Polish instructors believe five weeks is enough to master German Leopards FILE PHOTO © AP / Michael Sohn
While the basic training course to operate German-made Leopard 2 main battle tanks takes around ten weeks, Polish instructors claim it is possible to cut that timeframe by half to get Ukrainian crews ready for battle in just over a month.
After leading the charge on sending Western-made tanks to Kiev, Warsaw is now “likely” to provide the necessary training as the country hosts one of Europe’s three Leopard training centers, military experts told Reuters on Tuesday. The facility in the village of Swietoszow in western Poland, near the German border, is equipped with simulators to train 14 crews simultaneously.
“If we intensify training (by maximising the number of) instructors, our time and our weekends, we can train an entire crew in five weeks,” the commander of the facility, Major Maciej Banaszynski, told Reuters. In addition to crew training, Polish instructors now offer “courses for mechanics for the arms, chassis and equipment accompanying Leopards,” he added.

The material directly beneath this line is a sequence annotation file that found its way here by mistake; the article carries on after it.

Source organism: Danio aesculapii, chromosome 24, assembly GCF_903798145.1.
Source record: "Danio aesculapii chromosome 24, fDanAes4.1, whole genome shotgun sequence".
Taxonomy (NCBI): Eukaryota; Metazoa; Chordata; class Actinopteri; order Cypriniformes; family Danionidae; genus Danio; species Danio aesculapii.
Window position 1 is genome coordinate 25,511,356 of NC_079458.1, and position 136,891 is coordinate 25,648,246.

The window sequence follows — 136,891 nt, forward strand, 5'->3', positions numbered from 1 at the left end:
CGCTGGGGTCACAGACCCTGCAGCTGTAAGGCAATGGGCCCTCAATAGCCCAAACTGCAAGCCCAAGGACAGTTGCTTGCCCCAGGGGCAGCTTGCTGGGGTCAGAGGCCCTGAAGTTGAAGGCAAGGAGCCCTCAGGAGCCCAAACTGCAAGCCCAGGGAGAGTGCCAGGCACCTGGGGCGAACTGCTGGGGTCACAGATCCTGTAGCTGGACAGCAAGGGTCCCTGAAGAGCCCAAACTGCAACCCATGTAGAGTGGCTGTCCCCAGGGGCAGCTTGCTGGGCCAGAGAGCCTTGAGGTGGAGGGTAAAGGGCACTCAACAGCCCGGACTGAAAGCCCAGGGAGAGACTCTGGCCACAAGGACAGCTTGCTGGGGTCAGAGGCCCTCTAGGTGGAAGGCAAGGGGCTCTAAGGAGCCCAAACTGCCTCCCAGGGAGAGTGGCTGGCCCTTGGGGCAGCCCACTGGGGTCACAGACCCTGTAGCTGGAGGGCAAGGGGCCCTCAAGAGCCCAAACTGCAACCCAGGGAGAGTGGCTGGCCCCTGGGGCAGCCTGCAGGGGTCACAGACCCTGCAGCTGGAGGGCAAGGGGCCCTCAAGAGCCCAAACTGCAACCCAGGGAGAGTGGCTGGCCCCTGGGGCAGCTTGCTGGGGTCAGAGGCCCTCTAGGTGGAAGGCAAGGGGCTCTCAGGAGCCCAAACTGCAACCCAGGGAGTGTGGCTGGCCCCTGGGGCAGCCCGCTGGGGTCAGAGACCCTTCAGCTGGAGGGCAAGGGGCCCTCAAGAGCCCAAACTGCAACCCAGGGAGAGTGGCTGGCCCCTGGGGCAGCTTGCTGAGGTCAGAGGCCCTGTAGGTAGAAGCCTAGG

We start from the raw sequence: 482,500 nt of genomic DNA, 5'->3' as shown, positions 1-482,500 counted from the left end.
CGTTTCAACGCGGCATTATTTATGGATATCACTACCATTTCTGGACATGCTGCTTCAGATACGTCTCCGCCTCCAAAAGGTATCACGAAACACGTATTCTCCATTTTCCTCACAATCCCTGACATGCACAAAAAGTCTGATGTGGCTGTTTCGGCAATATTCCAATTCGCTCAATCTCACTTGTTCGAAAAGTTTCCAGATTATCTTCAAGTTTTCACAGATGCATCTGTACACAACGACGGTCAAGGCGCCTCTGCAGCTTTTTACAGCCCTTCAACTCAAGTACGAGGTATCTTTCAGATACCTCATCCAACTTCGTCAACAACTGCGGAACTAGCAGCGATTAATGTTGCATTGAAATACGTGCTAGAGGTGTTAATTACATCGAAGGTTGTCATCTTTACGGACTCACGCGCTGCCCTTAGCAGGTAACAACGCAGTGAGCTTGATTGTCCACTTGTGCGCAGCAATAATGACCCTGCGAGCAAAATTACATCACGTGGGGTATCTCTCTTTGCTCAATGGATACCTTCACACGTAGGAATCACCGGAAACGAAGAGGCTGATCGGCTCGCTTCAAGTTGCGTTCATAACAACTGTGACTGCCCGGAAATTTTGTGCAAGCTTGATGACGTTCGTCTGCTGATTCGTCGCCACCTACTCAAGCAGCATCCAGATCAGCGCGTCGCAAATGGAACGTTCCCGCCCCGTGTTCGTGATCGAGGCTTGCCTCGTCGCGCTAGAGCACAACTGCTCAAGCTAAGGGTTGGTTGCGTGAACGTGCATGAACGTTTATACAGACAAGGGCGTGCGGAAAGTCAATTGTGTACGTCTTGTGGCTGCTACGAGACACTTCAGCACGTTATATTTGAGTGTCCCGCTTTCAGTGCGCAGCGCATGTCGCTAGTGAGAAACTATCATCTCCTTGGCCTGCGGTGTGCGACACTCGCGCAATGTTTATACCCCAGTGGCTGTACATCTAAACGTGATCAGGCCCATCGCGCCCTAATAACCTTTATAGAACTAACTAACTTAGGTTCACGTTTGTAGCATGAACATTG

Warsaw has yet to officially confirm whether Ukrainian crew would be trained at that facility, but Ukrainian Defense Minister Aleksey Reznikov previously said his troops will undergo training in Poland.
Last week, Germany caved to the pressure from the US, Poland and several other fellow NATO member states, with Chancellor Scholz announcing his decision to ship 14 Leopard 2A6 tanks from Germany’s own stock to Kiev, no later than by the end of March.
Warsaw immediately pledged another 14 Leopards, after Berlin said that it would authorize other countries in possession of the German-made hardware to re-export it to Kiev. The UK, Canada, Spain, Norway and the Netherlands have all promised their heavy armor to Kiev.
The US also agreed to supply Kiev with 31 of its M1 Abrams main battle tanks – but cautioned that the delivery could take several months. According to recent reporting by the Washington Post, the US tanks were only offered as “cover” for Germany to send the Leopards, and will not arrive until the end of the year at the earliest.
Russia has maintained that foreign weapons, including heavy tanks, will not change the course of the conflict. “As we said in the past, these tanks will burn just like the rest. They just cost a lot [to make],” Kremlin spokesman Dmitry Peskov said last week, referring to the Abrams specifically. (RT)
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